Do you know which annual event is billed as the “fastest two minutes in sports”? Here are three clues: It’s for three-year-olds only. It takes place in the heart of the Bluegrass State. It’s run on the first Saturday in May. Horse-racing fans are getting very excited about the upcoming Kentucky Derby. The famous race is America’s longest-running sporting event, dating back to 1875. Commemorate the running of the Kentucky Derby with your group by highlighting some cherished Derby traditions. Let the festivities begin!

  • ACTIVITY – Locate the Bluegrass Region of Kentucky on a map. Find Louisville, the home of the famed track, Churchill Downs. Share a brief history of the Kentucky Derby. Display and discuss props: horse figurines, mint julep cup, Kentucky’s state quarter, an old horseshoe, wide-brimmed hat, jockey silks, red roses, classic seersucker suit, bridle, and Derby souvenir cups.
  • ACTIVITY – Ask the ladies to design a Southern belle-styled Derby hat, using silk flowers, feathers, beads, and ribbons. Hold a hat parade and award prizes: win, place, show. Teach a lesson on hat etiquette. Alternate: Bring in fashion magazines and clothing catalogs, and ask the ladies to create a Kentucky Derby ensemble, complete with hat, dress, shoes, bag, and jewelry. Enlist one of the men to model a seersucker suit jacket and a bold-colored bow tie.
  • ACTIVITY – Show a photo of a Kentucky Derby winner, adorned with a garland of red roses. Learn the history of the nickname “The Run for the Roses.” For a simple craft, cut a horseshoe-shaped wreath from Styrofoam and add artificial red roses. Hang on a door.
  • DISCUSSION – Show photos of famous American race horses – Citation, Man O’ War, Seabiscuit, War Admiral. Ask group members to describe what makes the animals so special (ex: speed, beauty, intelligence, stamina). Demonstrate how to draw a running horse.
  • DISCUSSION – Show photos of racing horses crossing the finish line. Ask participants to talk about the importance of running the race – living well and finishing strong.
  • DISCUSSION – Share some interesting Derby records (ex: fastest Derby ever, most wins by a trainer, first female jockey, largest crowd, first filly to win).
  • DISCUSSION – Read the names of this year’s Kentucky Derby contenders. Learn how thoroughbred horses are named (see guidelines from the Louisville Jockey Club). Ask participants to come up with some great names for a race horse. Vote on favorite.
  • FOOD – Sample some traditional Derby Day foods/beverages: burgoo, derby pie, hot brown sandwich, Benedictine spread, or mint julep (look for a non-alcoholic version).
  • GAME – For some friendly competition, play a game of indoor horseshoes, using plastic horseshoes and a stake/peg. Hold a relay race: form two teams and see who can pass a toy horse down the line the quickest. Or, engage your group in a vintage horse-racing board game.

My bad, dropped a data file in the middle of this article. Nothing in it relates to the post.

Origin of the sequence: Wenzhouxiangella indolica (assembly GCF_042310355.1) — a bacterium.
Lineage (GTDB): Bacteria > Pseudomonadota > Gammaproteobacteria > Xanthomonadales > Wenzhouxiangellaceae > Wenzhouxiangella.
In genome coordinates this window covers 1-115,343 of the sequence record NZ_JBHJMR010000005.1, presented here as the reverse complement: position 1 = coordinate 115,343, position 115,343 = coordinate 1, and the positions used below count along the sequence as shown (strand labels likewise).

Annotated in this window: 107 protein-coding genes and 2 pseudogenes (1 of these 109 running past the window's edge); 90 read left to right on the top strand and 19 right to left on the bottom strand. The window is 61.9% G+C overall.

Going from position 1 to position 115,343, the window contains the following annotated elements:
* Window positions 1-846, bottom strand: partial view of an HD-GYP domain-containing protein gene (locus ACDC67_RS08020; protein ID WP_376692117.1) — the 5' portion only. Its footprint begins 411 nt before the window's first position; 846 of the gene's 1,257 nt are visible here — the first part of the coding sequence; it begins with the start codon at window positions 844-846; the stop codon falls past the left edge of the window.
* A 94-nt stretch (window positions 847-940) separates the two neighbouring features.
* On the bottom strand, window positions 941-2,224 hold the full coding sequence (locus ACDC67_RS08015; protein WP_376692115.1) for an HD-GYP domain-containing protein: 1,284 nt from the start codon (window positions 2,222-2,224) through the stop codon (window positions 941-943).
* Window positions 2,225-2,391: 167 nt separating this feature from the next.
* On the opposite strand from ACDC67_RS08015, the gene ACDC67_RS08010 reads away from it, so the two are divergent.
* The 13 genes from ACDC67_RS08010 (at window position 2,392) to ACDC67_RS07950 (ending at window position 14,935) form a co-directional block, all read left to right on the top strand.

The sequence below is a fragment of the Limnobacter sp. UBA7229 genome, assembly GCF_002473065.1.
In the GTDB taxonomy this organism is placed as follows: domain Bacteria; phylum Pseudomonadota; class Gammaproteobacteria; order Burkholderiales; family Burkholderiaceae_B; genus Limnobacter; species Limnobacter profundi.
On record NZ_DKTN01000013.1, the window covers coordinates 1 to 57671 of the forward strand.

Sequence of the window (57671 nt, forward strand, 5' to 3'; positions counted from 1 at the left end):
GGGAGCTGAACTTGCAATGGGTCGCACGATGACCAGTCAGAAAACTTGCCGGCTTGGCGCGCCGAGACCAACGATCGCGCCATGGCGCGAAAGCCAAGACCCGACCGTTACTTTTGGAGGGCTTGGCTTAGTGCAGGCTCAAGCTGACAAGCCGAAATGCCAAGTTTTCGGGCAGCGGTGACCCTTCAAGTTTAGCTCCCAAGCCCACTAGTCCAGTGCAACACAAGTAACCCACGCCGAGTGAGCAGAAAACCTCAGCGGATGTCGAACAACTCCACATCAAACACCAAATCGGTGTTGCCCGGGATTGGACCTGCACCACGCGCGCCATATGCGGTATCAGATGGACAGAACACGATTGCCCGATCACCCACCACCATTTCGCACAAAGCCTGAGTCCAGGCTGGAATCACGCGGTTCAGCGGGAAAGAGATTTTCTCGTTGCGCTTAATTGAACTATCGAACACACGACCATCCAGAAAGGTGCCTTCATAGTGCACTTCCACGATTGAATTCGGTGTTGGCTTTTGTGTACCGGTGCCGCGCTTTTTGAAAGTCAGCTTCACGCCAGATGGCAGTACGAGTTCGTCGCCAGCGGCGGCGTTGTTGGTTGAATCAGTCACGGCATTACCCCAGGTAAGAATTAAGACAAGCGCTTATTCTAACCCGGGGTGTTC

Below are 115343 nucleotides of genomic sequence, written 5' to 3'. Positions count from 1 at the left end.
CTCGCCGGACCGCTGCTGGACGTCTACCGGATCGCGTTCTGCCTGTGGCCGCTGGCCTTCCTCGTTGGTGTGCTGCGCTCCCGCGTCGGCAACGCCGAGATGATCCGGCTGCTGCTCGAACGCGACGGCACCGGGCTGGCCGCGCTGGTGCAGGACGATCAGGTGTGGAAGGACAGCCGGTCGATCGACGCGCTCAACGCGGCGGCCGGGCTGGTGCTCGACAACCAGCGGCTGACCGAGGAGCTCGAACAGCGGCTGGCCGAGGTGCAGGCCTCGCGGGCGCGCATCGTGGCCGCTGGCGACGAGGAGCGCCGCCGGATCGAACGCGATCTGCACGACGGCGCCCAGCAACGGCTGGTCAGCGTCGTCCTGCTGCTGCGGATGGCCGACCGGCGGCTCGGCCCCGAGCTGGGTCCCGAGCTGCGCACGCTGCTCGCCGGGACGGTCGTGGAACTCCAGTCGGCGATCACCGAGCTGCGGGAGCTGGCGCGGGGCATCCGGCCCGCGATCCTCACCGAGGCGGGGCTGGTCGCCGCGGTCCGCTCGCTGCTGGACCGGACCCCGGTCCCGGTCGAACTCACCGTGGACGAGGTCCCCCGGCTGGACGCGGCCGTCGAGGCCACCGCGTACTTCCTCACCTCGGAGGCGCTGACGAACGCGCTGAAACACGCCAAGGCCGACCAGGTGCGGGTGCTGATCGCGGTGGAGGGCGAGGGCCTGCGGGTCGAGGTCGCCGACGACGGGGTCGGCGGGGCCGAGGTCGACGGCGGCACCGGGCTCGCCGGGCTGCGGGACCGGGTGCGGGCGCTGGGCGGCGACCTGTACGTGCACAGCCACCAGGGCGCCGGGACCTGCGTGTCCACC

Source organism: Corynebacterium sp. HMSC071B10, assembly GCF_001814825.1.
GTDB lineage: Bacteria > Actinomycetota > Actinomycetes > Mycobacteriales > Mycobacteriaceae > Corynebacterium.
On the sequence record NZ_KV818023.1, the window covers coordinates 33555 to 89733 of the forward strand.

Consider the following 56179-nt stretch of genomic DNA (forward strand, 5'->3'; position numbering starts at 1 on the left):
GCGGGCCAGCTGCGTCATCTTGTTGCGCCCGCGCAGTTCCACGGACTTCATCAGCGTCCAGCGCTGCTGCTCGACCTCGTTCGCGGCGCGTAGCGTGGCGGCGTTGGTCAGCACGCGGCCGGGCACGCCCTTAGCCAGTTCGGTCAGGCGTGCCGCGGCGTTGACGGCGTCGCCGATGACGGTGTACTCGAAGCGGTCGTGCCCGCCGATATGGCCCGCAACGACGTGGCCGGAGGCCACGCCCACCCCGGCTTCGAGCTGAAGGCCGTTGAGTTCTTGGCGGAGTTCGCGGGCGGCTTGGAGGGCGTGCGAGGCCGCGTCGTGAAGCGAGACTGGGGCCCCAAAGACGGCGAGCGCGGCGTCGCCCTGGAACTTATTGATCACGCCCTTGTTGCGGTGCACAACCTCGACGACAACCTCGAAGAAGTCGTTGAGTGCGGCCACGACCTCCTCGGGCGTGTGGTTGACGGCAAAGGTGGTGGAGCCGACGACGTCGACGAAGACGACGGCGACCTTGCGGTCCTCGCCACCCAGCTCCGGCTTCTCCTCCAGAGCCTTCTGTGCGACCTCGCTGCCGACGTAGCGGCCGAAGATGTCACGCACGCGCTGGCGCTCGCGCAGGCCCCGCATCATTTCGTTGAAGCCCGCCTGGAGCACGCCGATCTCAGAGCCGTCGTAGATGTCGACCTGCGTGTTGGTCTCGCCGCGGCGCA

• GUEST SPEAKER – Invite a horse owner/trainer/jockey to talk about thoroughbred race horses. Learn how jockeys are trained. Name items related to horse racing (ex: bit, bridle, saddle, jockey, silks, helmet, boots, reins, track, horseshoe, gate, paddocks). Use the list for a future word scramble or other word game.
  • MOVIE TIME – Watch a movie about a famous race horse, like Seabiscuit or Secretariat. Sip sweet tea.
  • MUSIC – Listen to a recording of Stephen Foster’s “My Old Kentucky Home,” the official song of the race. Or, listen to Dan Fogelberg’s 1982 song “Run for the Roses,” written for the Kentucky Derby.
  • MUSIC – Play some bluegrass music. Ask if anyone has ever lived in Kentucky or taken a trip to the state. Highlight some popular tourist attractions, including Lexington, “Horse Capital of the World.” Ask someone to explain the meaning of old-fashioned Southern hospitality.
  • REMINISCING – Listen to horse race sound effects. (Use the ElderSong resource I Hear Memories, a featured product for the month.) Ask: Have you ever ridden a horse? Do you enjoy the sport of horse racing? What do you like about it? Have you ever watched the Derby in person, via radio or television? What is unique about this race? Did you ever place a bet?
  • WORDPLAY – Challenge participants to apply some “horse” idioms to their own lives. Ask questions such as the following: Have you ever voted for a dark-horse candidate? What’s your remedy for a charley horse? Have you ever made the mistake of putting the cart before the horse? Do you know someone who eats like a horse? Did you ever tell your kids to stop horsing around? What is a one-horse town? How do you look a gift horse in the mouth? When have you changed horses in mid-stream?!


  1. Name the three events which make up the Triple Crown of horse racing? Kentucky Derby, Preakness Stakes, Belmont Stakes
  2. How old are the thoroughbred horses that run in the Kentucky Derby? Three years old
  3. What is a filly? A female horse under four years old
  4. Where is the Kentucky Derby held? Churchill Downs in Louisville, Kentucky
  5. How long is the race? 1.25 miles
  6. What is the official song of the race, played by the University of Louisville Marching Band? “My Old Kentucky Home”
  7. What do you call the horse racing uniform worn by jockeys? Silks
  8. What is draped over the winning horse at the end of the race? A blanket of red rosebuds
  9. When was the Kentucky Derby first run – 1875, 1900, or 1925? 1875
  10. The famous horse Man O’ War won all of his races except one. What was the name of the horse he lost to? Upset


“There is something about the outside of a horse that is good for the inside of a man.” ~ Winston Churchill

“RACING: DERBY DAY FUN” written by Sue Hansen. © 2012 ElderSong Publications, Inc. All rights reserved.

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